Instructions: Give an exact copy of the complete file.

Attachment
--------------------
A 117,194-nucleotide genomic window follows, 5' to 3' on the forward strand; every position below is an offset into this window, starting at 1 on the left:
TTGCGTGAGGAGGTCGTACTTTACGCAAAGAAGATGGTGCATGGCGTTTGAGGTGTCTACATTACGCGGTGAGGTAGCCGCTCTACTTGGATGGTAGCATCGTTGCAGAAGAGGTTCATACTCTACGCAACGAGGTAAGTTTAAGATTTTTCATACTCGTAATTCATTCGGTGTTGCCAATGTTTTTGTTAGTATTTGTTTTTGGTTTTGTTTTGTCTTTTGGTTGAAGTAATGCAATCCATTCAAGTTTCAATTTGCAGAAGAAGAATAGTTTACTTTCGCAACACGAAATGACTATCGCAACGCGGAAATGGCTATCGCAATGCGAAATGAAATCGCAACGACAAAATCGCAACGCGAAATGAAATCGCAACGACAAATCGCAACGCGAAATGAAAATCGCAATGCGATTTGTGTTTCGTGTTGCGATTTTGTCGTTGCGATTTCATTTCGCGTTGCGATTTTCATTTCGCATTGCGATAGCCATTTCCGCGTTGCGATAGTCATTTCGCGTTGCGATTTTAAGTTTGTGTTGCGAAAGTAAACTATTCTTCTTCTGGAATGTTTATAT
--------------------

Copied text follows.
A 117,194-nucleotide genomic window follows, 5' to 3' on the forward strand; every position below is an offset into this window, starting at 1 on the left:
TTGCGTGAGGAGGTCGTACTTTACGCAAAGAAGATGGTGCATGGCGTTTGAGGTGTCTACATTACGCGGTGAGGTAGCCGCTCTACTTGGATGGTAGCATCGTTGCAGAAGAGGTTCATACTCTACGCAACGAGGTAAGTTTAAGATTTTTCATACTCGTAATTCATTCGGTGTTGCCAATGTTTTTGTTAGTATTTGTTTTTGGTTTTGTTTTGTCTTTTGGTTGAAGTAATGCAATCCATTCAAGTTTCAATTTGCAGAAGAAGAATAGTTTACTTTCGCAACACGAAATGACTATCGCAACGCGGAAATGGCTATCGCAATGCGAAATGAAATCGCAACGACAAAATCGCAACGCGAAATGAAATCGCAACGACAAATCGCAACGCGAAATGAAAATCGCAATGCGATTTGTGTTTCGTGTTGCGATTTTGTCGTTGCGATTTCATTTCGCGTTGCGATTTTCATTTCGCATTGCGATAGCCATTTCCGCGTTGCGATAGTCATTTCGCGTTGCGATTTTAAGTTTGTGTTGCGAAAGTAAACTATTCTTCTTCTGGAATGTTTATAT